Cannabis and Sleep Apnea
Can cannabis help sleep apnea? So far, the research points to yes. The main psychoactive chemical in marijuana has shown promising results for patients who suffer from sleep apnea.
Sleep apnea is a condition in which tissues in your throat malform to obstruct your breathing as you sleep. This results in periods throughout the night during which you stop breathing and wake up, even if you aren’t fully aware of it.
The American Sleep Apnea Association estimates more than 22 million Americans suffer from this condition, and some 80 percent of cases go undiagnosed. This is a big problem because sleep apnea disturbs the normal sleep cycle, and it has been linked to all sorts of cardiovascular problems like heart disease and stroke. It also causes grogginess and compromised function during the day.
How to treat sleep apnea: current methods
The mainstay of treatment for sleep apnea so far has been a bulky electrical device called a CPAP machine. CPAP stands for “continuous positive airway pressure.” Basically, you wear a mask that forces air into your lungs as you sleep, pushing away the tissue obstruction that causes you to stop breathing during the night.
The CPAP machine is effective, but because it’s bulky and expensive, many patients don’t comply with the prescription.
In extreme cases of sleep apnea, people undergo surgery. Sometimes, it doesn’t cure the problem, and recovery can be grueling.
What causes sleep apnea?
Many of the causes of sleep apnea are mechanical. People who are overweight experience it more because of the extra bulk, and people who smoke tobacco may experience it because of throat inflammation, among other causes.
But the latest research shows a component of many cases of sleep apnea stems from the central nervous system, and that’s where cannabis can help.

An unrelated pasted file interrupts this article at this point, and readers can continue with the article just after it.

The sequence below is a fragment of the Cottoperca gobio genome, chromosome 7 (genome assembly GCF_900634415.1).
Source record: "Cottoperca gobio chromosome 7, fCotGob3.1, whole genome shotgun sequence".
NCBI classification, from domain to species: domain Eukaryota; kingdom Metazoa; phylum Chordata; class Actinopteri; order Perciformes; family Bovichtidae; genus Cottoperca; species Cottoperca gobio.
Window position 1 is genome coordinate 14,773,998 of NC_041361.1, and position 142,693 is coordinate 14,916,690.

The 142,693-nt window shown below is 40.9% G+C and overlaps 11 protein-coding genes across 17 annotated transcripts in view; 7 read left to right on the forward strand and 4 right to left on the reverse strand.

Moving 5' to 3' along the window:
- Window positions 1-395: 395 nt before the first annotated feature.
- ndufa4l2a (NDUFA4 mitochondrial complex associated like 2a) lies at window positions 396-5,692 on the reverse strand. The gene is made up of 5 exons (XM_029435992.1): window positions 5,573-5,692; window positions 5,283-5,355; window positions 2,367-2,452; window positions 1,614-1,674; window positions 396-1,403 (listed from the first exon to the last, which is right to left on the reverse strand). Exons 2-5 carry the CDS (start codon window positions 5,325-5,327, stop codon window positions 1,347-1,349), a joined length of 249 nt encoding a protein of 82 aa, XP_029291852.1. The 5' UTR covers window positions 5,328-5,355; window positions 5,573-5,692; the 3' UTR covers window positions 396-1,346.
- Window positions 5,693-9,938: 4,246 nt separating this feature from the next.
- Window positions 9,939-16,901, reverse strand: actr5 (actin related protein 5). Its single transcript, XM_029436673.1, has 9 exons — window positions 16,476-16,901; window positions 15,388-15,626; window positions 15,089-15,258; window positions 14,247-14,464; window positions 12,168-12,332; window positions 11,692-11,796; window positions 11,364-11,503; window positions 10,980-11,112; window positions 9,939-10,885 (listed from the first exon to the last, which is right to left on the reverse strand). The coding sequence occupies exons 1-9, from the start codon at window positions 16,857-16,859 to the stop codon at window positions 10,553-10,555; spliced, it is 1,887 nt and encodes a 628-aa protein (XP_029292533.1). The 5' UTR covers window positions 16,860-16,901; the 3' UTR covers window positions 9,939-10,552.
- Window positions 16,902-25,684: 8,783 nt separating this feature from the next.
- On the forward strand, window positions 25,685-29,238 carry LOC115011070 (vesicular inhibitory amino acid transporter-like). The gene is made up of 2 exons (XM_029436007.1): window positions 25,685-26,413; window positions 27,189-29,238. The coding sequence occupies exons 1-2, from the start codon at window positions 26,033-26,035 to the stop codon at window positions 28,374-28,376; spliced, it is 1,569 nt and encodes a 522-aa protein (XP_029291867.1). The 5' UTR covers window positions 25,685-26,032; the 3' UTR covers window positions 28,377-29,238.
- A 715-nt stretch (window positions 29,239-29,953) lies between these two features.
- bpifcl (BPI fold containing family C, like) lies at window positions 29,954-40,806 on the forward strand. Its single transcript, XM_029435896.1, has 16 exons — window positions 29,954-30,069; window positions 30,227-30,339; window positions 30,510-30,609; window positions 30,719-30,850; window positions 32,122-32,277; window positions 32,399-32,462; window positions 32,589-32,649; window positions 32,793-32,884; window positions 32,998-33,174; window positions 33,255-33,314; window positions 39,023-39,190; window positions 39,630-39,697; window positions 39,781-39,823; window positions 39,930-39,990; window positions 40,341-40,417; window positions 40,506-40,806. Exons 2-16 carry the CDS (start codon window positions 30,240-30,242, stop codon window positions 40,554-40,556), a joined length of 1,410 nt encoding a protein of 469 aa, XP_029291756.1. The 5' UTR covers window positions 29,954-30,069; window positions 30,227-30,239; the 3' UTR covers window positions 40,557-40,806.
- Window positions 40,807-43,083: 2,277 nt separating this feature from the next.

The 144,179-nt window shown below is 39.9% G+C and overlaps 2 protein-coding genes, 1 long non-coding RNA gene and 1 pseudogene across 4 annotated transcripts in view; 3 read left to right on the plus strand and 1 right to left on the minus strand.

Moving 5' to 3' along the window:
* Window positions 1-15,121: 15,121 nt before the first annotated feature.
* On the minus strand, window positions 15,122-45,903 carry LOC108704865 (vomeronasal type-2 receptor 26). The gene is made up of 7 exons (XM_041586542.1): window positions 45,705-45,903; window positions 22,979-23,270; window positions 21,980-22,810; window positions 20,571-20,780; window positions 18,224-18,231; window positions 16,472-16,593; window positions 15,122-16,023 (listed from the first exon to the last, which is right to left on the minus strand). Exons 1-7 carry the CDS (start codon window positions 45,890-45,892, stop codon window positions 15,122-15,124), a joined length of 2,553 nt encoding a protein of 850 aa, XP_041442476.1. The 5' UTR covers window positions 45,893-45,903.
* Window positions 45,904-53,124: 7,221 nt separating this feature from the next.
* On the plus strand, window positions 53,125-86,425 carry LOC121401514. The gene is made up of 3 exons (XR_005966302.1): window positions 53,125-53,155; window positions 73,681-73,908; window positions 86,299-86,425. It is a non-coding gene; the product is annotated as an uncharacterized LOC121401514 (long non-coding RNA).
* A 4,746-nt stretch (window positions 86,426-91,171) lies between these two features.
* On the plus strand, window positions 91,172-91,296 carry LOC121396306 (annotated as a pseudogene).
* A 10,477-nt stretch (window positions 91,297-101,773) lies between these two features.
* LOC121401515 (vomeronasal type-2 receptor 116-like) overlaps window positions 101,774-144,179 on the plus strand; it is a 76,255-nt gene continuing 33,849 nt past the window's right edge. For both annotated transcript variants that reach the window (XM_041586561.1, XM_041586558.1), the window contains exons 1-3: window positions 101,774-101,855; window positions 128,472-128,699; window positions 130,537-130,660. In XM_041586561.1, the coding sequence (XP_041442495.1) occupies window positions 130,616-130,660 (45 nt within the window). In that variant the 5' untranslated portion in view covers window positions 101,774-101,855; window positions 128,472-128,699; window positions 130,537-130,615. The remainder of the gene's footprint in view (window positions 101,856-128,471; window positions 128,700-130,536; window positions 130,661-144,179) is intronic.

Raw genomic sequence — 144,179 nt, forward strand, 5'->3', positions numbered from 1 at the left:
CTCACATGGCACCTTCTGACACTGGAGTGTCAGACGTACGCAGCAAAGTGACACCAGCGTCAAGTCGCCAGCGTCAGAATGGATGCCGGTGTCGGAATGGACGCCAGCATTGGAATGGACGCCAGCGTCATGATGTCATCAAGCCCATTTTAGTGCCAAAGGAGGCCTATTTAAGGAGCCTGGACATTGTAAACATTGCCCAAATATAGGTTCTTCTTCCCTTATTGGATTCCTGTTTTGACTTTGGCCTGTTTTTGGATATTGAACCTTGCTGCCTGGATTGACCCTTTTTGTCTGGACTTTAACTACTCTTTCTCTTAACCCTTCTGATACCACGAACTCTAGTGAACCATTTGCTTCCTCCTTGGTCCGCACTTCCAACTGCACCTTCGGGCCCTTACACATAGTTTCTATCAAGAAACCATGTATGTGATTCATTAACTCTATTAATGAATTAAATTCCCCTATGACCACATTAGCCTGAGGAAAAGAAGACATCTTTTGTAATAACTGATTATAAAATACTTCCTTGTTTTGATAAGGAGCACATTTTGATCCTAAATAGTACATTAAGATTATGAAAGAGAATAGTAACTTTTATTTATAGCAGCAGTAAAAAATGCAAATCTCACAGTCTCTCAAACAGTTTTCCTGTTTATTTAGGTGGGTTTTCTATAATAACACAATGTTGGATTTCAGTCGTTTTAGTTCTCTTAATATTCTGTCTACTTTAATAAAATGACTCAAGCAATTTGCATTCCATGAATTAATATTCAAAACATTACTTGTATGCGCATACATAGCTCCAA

You have a flap of flesh in the back of your throat that blocks the stuff you eat and drink from going up into your nasal cavity. In sleep apnea, this flap descends to block your airway when you sleep.
The vagus nerve helps control your throat and gut — including your pharynx. This is the anatomical part of your throat that causes sleep apnea.
It’s a thick bulb of the vagus nerve called the nodose ganglion that controls the muscles in the pharynx and the fleshy flap implicated in sleep apnea. The nodose ganglion is what tells your throat muscles what to do and when.
In many cases of sleep apnea, an excess of the neurochemical serotonin stimulates the nodose ganglion, causing it to malform the throat muscles to block the airway.
Can cannabis help sleep apnea?
Taking Delta-9 tetrahydrocannabinol (THC), which is the main psychoactive cannabinoid in marijuana, helps block serotonin from affecting the nodose ganglion. The result? No sleep apnea, in many cases.
Dronabinol, sold under the brand name Marinol, is a pharmaceutical distillate of THC. The U.S. Food and Drug Administration (FDA) currently approves dronabinol to counteract the side effects of cancer treatment and some other uses.
Lately, researchers from the University of Illinois have completed the third and most rigorous phase of clinical trials to get the FDA to approve the drug for treatment of sleep apnea. As of January 2017, the trials testing dronabinol for sleep apnea have proven successful, according to the medical journal Sleep Review.
It’s never a good idea to use any drug outside the supervision of a doctor, and this article is not providing individual medical advice. However, one thing is clear for people who self medicate with marijuana for sleep apnea: Choosing edible marijuana is preferable.
One of the major causes of sleep apnea is inflammation of the airways by the smoke particles from tobacco. If you extrapolate those findings, smoking marijuana could make your sleep apnea worse.
How can cannabis help sleep apnea most effectively? Aside from using edibles, be sure to check out the top strains of cannabis for sleep.
References For “Can Cannabis Help Sleep Apnea?”
“What Is Sleep Apnea?”
National Heart, Lung, and Blood Institute
National Institutes of Health
Functional role for cannabinoids in respiratory stability during sleep.
Carley DW, Paviovic S, Janelidze M, Radulovacki M.
Nodose Ganglion Definition
Farlex Partner Medical Dictionary